Starting to look like a house

Photo courtesy David Banks Framing has begun for Habitat’s Kearny project.

Photo courtesy David Banks
Framing has begun for Habitat’s Kearny project.

KEARNY –

Habitat for Humanity is back on its feet and rising to the occasion in Kearny.

Revitalized by a new management team, the nonprofit organization has rededicated itself to an expedited completion of a three-story, three-family structure at 41 Kearny Ave. by this summer.

Indeed, a visit to the site last week revealed that footings for the building’s stairwells had been completed and that partial wood framing was in place and progressing.

At a Town Council meeting earlier this month, Mayor Alberto Santos happily announced that Habitat “has reorganized, with a new [executive] director and board members … and they are hoping to have the building open and occupied by the end of July.”

That forecast was later affirmed to The Observer by David Banks, who became the new executive director of the Hudson County affiliate of Habitat in September 2014, and business consultant Kevin Timmons, its new board chairman. Previously, Timmons worked on Habitat’s Ocean Ave. residential project in Jersey City’s Greenville section.

Plans in Kearny still call for three condominium apartments, with the first-floor 2-bedroom unit to be disabled accessible, and the two 3-bedroom units above designed as duplexes, with the common area on the second floor and the bedrooms on the third floor.

Pricing for the three apartments won’t be set until the project’s full development cost is known, according to Timmons. Buyers will be responsible for paying off no interest mortgages to be issued by Kearny Bank, local real estate taxes, utilities and condo fees.

“We’re on track to complete the job by mid-July,” he said.

That should happen, Timmons and Banks said, with Habitat deploying Tom Grossi’s Montvale firm, MPC Construction, as general contractor, replacing Champion Construction of North Bergen, with oversight by Habitat trustee Joseph Sharples, who runs a local construction company, and cooperation from the Kearny Construction Office.

Another factor driving the project is the clock: Habitat is using income from mortgage fees from other projects to pay its contractor upfront for work as it’s completed but, as Timmons explains, it has until the end of July to finish the job to get $350,000 in anticipated reimbursement from the U.S. Department of Housing & Urban Development (HUD) through the Hudson County HOME program.

“The federal grant has an official time-out date,” Timmons said, “but if we can show adequate progress, we probably can get an extension.”

On a separate tract, Habitat is preparing homeownership application forms for the Kearny project. In the past year or so, it has received about 60 inquiries from prospective buyers, Banks said.

No lottery will be used to help select the three families who will occupy the apartments, he said. After official applications are distributed and collected, “families will be screened and vetted to make sure they can afford a home,” he said.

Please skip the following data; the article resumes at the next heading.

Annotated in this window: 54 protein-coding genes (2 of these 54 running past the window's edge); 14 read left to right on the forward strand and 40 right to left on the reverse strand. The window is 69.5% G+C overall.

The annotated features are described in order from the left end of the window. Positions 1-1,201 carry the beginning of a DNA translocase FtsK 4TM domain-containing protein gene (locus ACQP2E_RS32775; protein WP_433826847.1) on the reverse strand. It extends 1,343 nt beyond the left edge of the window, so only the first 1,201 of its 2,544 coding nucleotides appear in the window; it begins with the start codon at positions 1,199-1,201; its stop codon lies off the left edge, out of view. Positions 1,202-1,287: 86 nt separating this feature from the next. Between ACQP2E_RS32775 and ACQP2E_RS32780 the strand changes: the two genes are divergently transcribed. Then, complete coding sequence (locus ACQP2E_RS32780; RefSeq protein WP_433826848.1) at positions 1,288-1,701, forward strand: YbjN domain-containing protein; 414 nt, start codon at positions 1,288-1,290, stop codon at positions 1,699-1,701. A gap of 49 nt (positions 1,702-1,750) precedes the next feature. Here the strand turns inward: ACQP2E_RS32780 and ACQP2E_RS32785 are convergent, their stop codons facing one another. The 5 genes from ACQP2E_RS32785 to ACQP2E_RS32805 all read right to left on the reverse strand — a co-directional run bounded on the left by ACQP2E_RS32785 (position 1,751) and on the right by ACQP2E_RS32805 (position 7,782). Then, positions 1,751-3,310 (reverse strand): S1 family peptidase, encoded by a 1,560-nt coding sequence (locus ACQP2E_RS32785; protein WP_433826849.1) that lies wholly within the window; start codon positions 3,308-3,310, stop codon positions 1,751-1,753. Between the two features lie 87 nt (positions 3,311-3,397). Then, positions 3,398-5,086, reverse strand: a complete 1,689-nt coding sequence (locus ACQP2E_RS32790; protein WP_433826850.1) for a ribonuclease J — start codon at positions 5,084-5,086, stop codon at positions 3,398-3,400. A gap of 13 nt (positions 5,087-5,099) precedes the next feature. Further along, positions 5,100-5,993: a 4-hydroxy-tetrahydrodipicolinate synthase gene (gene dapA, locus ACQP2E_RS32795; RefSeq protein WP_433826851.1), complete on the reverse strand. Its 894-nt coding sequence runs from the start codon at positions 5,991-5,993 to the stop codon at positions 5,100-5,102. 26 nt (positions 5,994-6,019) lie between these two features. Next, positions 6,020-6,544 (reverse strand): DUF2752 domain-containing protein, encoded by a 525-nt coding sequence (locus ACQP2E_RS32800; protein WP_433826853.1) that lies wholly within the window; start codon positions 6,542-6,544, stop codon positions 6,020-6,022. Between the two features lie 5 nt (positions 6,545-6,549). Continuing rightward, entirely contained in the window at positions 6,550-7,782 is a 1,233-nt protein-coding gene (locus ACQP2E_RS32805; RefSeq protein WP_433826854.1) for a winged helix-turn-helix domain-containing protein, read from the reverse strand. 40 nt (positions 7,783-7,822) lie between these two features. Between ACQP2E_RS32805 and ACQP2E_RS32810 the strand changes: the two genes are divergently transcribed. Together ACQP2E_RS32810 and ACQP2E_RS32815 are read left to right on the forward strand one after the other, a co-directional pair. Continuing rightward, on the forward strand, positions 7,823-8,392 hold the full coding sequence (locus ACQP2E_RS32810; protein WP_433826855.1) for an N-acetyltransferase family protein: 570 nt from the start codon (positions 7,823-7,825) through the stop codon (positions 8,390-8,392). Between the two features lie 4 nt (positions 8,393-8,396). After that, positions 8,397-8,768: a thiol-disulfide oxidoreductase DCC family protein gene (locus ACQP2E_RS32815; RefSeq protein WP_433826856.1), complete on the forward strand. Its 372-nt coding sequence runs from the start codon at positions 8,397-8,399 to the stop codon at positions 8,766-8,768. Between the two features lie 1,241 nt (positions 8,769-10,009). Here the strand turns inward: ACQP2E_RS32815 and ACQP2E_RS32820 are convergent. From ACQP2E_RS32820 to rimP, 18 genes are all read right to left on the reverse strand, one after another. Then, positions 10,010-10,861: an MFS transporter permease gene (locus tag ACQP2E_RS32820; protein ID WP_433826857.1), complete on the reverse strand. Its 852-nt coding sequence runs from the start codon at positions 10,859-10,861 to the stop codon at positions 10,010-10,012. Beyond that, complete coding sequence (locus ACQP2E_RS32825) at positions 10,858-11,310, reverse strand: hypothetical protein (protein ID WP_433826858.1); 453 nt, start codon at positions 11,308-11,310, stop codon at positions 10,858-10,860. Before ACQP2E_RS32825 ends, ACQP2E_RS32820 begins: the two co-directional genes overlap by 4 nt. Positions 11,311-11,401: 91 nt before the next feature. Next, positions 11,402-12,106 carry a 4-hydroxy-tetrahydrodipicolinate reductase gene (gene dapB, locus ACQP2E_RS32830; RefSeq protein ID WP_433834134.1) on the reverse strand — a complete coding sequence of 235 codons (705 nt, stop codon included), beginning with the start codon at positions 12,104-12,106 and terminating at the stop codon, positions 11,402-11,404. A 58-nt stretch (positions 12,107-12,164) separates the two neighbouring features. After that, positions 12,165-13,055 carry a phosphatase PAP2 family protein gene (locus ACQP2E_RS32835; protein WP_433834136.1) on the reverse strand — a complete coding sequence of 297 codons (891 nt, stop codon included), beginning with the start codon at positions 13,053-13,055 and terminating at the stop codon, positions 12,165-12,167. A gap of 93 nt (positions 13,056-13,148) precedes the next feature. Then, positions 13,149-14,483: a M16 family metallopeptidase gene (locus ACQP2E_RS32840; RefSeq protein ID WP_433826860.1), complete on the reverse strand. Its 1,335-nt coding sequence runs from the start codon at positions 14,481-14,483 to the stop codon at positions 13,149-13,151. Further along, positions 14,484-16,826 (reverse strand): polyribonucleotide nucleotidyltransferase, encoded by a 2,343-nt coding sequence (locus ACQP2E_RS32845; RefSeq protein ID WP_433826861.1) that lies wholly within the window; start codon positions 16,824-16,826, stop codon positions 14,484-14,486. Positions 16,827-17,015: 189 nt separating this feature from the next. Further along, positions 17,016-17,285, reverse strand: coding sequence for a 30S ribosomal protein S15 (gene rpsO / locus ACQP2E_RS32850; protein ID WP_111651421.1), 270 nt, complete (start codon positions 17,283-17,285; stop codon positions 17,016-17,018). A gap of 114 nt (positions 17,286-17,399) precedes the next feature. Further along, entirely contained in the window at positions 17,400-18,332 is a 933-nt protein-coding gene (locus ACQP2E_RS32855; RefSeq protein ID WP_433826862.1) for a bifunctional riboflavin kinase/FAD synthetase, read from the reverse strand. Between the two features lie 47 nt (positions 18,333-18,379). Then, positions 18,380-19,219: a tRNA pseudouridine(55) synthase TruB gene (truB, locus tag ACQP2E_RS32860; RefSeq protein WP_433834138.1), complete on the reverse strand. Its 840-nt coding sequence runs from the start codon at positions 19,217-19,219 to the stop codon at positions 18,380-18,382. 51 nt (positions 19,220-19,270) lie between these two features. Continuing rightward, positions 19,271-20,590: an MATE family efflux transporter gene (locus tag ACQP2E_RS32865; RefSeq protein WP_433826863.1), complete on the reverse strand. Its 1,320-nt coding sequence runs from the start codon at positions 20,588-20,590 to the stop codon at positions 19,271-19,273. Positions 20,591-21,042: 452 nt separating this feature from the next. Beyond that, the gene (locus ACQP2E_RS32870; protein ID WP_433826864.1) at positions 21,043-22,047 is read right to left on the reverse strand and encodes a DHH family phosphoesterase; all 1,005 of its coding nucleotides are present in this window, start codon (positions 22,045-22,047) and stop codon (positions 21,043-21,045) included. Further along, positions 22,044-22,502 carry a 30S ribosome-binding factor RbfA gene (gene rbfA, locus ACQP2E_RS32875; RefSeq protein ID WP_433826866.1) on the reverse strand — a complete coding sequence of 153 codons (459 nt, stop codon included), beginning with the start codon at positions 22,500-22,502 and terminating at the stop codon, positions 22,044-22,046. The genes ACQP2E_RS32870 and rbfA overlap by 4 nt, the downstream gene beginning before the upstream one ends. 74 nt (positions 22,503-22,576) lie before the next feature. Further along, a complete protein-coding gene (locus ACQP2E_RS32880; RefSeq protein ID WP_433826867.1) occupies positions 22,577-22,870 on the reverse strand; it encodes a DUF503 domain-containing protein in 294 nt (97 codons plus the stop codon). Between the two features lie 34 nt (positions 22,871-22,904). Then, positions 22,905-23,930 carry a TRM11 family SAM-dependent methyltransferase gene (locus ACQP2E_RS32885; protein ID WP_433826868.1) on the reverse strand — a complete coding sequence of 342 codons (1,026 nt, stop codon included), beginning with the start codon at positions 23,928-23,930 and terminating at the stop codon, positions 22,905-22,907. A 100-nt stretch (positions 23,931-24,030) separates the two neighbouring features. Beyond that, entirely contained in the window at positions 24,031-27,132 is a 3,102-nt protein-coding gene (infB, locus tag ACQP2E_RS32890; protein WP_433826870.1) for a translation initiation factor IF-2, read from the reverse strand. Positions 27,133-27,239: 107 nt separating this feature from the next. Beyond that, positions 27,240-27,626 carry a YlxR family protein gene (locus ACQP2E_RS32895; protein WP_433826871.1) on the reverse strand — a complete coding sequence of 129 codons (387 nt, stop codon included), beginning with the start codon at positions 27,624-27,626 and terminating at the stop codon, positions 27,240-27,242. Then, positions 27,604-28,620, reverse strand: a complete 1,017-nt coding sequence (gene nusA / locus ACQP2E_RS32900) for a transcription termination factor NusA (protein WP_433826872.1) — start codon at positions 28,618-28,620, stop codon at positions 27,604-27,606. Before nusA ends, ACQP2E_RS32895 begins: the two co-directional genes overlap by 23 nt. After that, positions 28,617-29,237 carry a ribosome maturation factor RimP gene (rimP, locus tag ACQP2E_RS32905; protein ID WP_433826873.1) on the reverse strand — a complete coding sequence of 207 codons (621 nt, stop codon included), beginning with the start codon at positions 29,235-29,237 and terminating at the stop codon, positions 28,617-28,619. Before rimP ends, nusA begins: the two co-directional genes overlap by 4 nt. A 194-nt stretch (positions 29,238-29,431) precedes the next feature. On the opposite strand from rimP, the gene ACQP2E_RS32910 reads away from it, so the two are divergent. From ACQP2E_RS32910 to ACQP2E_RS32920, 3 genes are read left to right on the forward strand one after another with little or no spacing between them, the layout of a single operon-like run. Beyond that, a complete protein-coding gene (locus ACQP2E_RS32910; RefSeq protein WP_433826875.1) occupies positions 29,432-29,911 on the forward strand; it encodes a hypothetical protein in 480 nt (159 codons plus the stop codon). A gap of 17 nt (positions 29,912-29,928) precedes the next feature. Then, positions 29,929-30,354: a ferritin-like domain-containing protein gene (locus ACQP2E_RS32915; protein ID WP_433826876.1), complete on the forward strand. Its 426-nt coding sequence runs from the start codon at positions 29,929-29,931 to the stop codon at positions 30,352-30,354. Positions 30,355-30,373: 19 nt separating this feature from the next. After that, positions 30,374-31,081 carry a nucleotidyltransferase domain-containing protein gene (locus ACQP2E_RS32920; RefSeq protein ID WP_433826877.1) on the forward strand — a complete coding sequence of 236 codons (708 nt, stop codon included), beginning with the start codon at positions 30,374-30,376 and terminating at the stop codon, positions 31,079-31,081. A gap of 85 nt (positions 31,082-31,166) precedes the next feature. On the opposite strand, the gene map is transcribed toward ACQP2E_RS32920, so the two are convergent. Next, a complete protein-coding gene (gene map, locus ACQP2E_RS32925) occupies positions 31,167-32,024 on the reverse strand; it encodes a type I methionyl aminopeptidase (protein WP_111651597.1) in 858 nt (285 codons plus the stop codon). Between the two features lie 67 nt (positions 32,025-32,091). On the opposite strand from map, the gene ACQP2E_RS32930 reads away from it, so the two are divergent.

Under the program rules, prospective buyers’ current housing situation “has to be sub-standard” and they must “go through a standard credit check,” Banks said. Additionally, buyers’ household income must be less than 80% of the regional median family income level as set by HUD.

For more information about the process, people can visit Habitat’s website – habitathudsoncounty.org – or call 201-991-0673.

Once the framing is in place and the building secured, then Habitat will begin bringing in community volunteers, typically, through local corporate sponsors and citizenry, to pitch in with painting and other chores.

A compressed construction schedule, combined with “safety concerns” arising from “the tightness of the lot not allowing much wriggle room,” weighed against the more extensive role normally played by volunteers at a typical Habitat site, Banks said.

As for the “sweat-equity” component required of the homebuyers, once the purchase contracts are signed, Banks said the designated buyers will be asked to participate in Habitat office work, fundraising and other activities.

The Kearny project has proceeded in fits and starts since plans were first announced in 2011 and a ceremonial groundbreaking was held in summer 2013 – which followed demolition of the long-vacant Hudson County TB screening clinic that previously stood on the site.

That property was donated by the county for a dollar to Kearny with the stipulation that Habitat would build a residential building there.

Now that the project appears to be finally nearing completion, Santos said, “I think [Habitat’s] going to get quite a few applicants. We’re pleased that the project is back on track.”

Ron Leir | Observer Correspondent

Ron Leir has been a newspaperman since the late ’60s, starting his career with The Jersey Journal, having served as a summer reporter during college. He became a full-time scribe in February 1972, working mostly as a general assignment reporter in all areas except sports, including a 3-year stint as an assistant editor for entertainment, features, religion, etc. He retired from the JJ in May 2009 and came to The Observer shortly thereafter. He is also a part-time actor, mostly on stage, having worked most recently with the Kearny-based W.H.A.T. Co. and plays Sunday softball in Central Park, N.Y.